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The Digital Student

Digital Wellbeing

Digital Wellbeing and Self-careundefined

We have probably all heard the terms wellbeing and self-care before, usually in relation to our physical health, but what does it mean for our digital identities?

The digital world can be a wonderful place to learn and connect with people, but it also important to acknowledge that it can have some negative side effects as well.

This page covers a few tips to help to you look after your wellbeing.

Use this quiz to self-assess your awareness of issues related to digital wellbeing. Create your own user feedback survey

What is digital wellbeing?

Our technology use is increasing across our daily life. This doesn't necessarily mean you need to use it less often. However, it is important that you think about the connection between your wellbeing and relationship with technology.

You should reflect on your motivation to engage with technology - are you making a positive choice or might your wellbeing suffer? It is becoming easier to monitor, and reduce online behaviour and to increase productivity and happiness, helping you balance work, nurture relationships and improve your own health and safety within the digital world.

Take a break. This is crucial when it comes to getting rid of digital distractions. Our brains work in 90-minute rest-activity cycles, so have a break of at least 10 minutes after 90 minutes of work. Some activities that help include: do some exercise do a different activity - e.g reading, drawing get some food or drink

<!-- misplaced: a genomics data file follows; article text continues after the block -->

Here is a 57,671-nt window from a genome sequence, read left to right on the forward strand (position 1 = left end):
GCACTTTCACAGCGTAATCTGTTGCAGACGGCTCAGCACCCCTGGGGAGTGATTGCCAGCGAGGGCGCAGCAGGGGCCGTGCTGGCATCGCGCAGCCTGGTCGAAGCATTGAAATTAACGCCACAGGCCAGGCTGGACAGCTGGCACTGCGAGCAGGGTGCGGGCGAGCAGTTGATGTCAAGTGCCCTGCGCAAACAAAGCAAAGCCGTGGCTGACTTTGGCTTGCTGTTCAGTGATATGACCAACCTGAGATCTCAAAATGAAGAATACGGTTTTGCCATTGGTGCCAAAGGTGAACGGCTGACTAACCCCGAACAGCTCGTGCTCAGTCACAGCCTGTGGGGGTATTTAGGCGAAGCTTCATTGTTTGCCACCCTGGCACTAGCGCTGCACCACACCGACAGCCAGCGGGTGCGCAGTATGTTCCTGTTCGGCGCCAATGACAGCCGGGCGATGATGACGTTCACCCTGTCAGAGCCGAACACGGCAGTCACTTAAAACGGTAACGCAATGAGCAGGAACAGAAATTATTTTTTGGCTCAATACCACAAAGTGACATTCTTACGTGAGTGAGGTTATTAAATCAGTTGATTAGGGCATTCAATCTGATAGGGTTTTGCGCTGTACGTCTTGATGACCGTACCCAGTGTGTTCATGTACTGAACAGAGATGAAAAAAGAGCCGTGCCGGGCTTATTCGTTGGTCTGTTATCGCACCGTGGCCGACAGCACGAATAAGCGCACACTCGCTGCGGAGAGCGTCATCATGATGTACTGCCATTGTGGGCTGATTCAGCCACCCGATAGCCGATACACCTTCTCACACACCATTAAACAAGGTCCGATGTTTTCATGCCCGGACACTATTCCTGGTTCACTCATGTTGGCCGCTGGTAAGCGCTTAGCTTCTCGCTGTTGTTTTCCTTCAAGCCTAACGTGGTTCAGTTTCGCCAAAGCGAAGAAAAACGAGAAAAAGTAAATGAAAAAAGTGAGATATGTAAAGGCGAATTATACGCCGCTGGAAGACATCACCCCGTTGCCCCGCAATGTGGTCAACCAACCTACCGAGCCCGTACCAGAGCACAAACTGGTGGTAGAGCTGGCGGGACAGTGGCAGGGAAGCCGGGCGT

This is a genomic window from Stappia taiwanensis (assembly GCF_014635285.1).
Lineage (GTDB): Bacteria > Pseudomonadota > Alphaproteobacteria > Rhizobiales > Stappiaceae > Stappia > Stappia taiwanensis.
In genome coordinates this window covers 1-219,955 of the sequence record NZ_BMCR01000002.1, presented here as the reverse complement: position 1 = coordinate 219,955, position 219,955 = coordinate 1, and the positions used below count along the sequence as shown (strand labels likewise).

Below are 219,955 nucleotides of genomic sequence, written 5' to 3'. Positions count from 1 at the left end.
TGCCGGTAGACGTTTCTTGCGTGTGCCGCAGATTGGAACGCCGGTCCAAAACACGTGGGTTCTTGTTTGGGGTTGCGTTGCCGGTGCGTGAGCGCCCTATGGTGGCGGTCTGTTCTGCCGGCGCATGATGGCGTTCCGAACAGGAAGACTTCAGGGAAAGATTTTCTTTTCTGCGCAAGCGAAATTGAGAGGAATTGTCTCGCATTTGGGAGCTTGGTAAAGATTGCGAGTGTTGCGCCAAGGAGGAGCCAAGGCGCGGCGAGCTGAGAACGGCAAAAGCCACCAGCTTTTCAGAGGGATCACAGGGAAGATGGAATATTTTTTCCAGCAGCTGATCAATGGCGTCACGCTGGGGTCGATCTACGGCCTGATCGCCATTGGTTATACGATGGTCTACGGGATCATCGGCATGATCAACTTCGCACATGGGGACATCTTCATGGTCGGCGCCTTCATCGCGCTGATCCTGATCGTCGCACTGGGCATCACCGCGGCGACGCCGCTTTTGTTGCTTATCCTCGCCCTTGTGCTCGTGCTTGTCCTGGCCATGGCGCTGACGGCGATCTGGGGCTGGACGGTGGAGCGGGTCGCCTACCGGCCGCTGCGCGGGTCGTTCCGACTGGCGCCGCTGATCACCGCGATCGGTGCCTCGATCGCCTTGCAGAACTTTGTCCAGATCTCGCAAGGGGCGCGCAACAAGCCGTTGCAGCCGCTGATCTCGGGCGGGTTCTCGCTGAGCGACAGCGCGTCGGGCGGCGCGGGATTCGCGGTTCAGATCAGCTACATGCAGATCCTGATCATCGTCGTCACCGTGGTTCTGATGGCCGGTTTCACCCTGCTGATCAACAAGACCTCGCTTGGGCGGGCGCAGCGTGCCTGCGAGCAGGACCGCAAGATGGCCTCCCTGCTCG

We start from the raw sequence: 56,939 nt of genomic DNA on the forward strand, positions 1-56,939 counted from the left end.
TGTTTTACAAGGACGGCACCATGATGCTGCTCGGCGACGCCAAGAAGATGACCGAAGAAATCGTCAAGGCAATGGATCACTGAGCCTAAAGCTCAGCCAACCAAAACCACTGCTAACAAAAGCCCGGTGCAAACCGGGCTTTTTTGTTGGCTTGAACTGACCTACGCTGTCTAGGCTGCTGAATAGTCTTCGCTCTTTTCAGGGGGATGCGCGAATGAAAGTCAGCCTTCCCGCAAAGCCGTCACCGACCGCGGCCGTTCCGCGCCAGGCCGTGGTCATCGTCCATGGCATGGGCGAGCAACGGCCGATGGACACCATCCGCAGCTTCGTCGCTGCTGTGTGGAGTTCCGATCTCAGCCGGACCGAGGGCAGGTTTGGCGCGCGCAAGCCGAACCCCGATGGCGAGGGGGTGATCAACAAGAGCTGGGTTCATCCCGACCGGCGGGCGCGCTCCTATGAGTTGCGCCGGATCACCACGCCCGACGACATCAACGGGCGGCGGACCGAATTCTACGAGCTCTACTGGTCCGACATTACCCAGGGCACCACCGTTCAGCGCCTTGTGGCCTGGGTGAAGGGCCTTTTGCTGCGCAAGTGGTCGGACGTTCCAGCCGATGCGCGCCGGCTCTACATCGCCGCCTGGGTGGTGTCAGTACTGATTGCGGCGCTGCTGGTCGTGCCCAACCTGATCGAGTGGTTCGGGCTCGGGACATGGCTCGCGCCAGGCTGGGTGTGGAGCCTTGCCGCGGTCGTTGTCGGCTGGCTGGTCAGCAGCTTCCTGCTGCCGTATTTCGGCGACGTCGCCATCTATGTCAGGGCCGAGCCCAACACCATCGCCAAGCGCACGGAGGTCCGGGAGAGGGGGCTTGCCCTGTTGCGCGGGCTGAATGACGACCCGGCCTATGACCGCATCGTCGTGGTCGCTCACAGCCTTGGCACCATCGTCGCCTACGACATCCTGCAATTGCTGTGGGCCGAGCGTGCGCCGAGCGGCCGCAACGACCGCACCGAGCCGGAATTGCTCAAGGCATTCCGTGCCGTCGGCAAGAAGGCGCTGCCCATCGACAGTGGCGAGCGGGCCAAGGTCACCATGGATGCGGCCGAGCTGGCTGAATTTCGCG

Mobile phone use

undefinedIts important to have time away from using your phone. Scheduling in some "downtime" is a great idea. If you don't trust yourself to not look at your phone then it might be good idea to put in another room or utilise the screen time restrictions on your device.

Here are instructions for ipads and iphones - instructions

Here are instruction for android devices - instructions

 

Limit your time on devices

Change your behaviour around devices. Delete notifications from marketing companies or games and only turn on ones from friends and family. This will make it easier to focus and enjoy using technology more.

Decrease how often you check your phone – aim to reduce it to only checking it hourly or longer!

Create clear boundaries for when and where you use technology e.g. certain undefinedtimes and places during the day. This will give you time and space for other things you need to do.

 

A number of studies have also found that mobile phone use can have a negative affect of your sleep (He et al., 2020). Poor quality or lack of sleep can adversely effect your mood, attention span and cognitive function. Make sure you get some time away from looking at your phone or tablet before you go to sleep

Social Media undefined

Using Facebook, Twitter, Instagram etc. can be a great way to stay in touch with family and friends and can also be used to further your professional and employment prospects. For some people social media can become a negative influence, leading to feelings inadequacy, isolation, depression, self-absorption and anxiety.  

If you feel that you might have an unhealthy relationship with social media here are some simple steps....

  1. Remove the social media apps from your phone. You can still access them through your browser but this puts an extra step in your way so its not as easy to check regularly.
  2. Disable the notifications. Its impossible not to be distracted if you are constantly being interrupted (and tempted!) by posts.
  3. Don't take your phone or tablet to bed. Leave it to charge in another room.

MindfulnessDigital Wellbeing resources and apps

We provide a list of resources and apps to help with mental health, anxiety and relaxation